To date, bariatric surgery has been the most effective long-term treatment option for obesity. The Swedish Obese Subjects Study, a large prospective controlled study of severely obese patients, found significantly greater weight loss in the surgically treated group than the control group (23.4% bodyweight lost [surgical group] v 0.1% gained [control group] at 2 years, and 16.1% lost [surgical group] v 1.6% gained [control group] at 10 years).12 Similar weight reductions after surgery were reported in a study of mildly to moderately obese subjects13 and in a meta-analysis of bariatric surgery trials.14

Pharmacotherapy for weight loss has only modest benefits, with loss of around 3%–5% bodyweight over 1–4 years reported in a recent meta-analysis.15

The 43% weight loss achieved by our patient at 12 months is comparable with results reported for surgery. Weight maintenance will be his next major challenge. Increasing evidence indicates that physiological changes occur after diet-induced weight loss, including decreased levels of leptin, glucose, insulin, free fatty acids, cholecystokinin and triiodothyronine (T3), and increased levels of reverse T3 and ghrelin. Many of these changes would be expected to reduce satiety and increase hunger, possibly contributing to the weight regain frequently seen after weight loss. Our patient may continue to replace one meal a day with Optifast in the longer term to assist with weight maintenance. As there is growing evidence of physiological adaptations after weight loss that encourage weight regain, pharmacotherapy will be introduced if lifestyle changes prove insufficient to maintain his current weight. Bariatric surgery could also be considered if his weight loss cannot be maintained.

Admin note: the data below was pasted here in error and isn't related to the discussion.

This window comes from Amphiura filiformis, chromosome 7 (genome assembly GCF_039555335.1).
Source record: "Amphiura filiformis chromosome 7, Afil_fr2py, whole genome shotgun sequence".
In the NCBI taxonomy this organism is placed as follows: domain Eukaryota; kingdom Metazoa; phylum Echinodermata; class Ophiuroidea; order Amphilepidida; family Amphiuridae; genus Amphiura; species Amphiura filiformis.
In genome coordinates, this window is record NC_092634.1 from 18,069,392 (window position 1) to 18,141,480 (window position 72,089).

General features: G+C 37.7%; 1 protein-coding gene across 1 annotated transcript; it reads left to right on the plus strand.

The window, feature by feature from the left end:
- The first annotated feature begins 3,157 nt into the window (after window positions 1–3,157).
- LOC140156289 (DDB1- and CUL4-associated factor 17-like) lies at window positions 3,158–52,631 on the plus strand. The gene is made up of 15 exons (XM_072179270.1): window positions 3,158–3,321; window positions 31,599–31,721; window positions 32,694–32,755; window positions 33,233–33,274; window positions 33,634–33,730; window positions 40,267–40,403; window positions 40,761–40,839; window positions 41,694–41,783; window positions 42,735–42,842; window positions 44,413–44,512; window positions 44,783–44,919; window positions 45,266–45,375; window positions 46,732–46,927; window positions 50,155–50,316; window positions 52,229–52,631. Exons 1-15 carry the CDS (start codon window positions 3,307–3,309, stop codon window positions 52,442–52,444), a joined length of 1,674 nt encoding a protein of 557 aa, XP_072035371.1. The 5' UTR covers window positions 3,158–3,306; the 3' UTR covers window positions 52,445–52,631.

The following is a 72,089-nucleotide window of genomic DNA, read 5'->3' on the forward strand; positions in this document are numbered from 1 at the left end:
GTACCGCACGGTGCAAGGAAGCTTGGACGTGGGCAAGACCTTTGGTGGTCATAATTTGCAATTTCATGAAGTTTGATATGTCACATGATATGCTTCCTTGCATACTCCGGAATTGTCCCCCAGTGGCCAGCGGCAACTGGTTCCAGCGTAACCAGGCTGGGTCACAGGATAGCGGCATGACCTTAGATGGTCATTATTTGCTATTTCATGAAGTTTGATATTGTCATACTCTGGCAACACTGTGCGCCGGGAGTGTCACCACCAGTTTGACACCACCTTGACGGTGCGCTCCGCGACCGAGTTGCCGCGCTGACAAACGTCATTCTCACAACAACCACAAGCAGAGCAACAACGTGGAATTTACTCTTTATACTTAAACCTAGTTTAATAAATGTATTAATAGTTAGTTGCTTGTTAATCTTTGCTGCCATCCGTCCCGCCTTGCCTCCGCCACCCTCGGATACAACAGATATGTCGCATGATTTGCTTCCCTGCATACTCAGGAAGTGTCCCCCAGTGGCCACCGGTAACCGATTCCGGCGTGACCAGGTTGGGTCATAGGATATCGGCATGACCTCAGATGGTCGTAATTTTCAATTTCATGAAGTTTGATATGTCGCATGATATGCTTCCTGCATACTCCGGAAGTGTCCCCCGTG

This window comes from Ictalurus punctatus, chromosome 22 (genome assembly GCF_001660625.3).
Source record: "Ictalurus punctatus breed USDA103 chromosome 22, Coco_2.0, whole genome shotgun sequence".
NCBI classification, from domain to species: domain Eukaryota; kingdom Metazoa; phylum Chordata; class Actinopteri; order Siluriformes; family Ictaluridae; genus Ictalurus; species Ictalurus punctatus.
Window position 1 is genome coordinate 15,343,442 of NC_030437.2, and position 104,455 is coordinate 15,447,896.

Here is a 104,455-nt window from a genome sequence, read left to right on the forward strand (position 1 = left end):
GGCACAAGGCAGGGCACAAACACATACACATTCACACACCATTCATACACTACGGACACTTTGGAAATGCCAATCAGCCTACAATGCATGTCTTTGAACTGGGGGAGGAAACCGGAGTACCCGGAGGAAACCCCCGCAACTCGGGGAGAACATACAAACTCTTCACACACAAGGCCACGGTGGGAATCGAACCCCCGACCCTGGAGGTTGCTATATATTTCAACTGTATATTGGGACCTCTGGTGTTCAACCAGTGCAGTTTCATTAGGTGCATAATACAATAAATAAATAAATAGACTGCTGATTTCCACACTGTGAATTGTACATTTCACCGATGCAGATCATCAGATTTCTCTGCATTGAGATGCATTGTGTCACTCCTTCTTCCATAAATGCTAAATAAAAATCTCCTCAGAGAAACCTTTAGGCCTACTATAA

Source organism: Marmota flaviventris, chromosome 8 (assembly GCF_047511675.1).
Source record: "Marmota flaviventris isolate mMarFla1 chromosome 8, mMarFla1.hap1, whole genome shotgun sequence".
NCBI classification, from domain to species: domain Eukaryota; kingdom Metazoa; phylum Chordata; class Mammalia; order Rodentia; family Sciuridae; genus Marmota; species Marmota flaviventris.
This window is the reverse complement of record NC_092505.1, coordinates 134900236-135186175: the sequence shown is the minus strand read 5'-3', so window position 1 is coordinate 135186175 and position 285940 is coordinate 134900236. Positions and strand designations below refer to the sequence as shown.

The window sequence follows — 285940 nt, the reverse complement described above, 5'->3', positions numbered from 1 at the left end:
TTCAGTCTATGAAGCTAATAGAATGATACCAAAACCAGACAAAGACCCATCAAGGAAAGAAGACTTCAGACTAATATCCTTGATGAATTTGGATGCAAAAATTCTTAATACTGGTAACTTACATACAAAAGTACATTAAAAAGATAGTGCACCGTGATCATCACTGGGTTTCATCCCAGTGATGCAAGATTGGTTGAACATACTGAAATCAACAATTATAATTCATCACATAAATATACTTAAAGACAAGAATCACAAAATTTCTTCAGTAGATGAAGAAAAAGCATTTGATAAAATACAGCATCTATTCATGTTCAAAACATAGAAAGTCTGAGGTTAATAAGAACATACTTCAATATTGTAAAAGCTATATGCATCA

Our report shows that, under close medical supervision in certain obese patients, a VLCD may be used safely and effectively for a period of at least 12 months. Prevention of weight regain remains difficult.

  • Priya Sumithran1
  • Joseph Proietto2

  • Department of Medicine, University of Melbourne, Heidelberg Repatriation Hospital, Melbourne, VIC.


Priya Sumithran is supported by an Endocrine Society of Australia scholarship and a Royal Australasian College of Physicians Shields Research Entry Scholarship. These funding sources had no role in the writing of our article.

Competing interests:

Joseph Proietto is Chairman of the Medical Advisory Committee for Optifast (Novartis).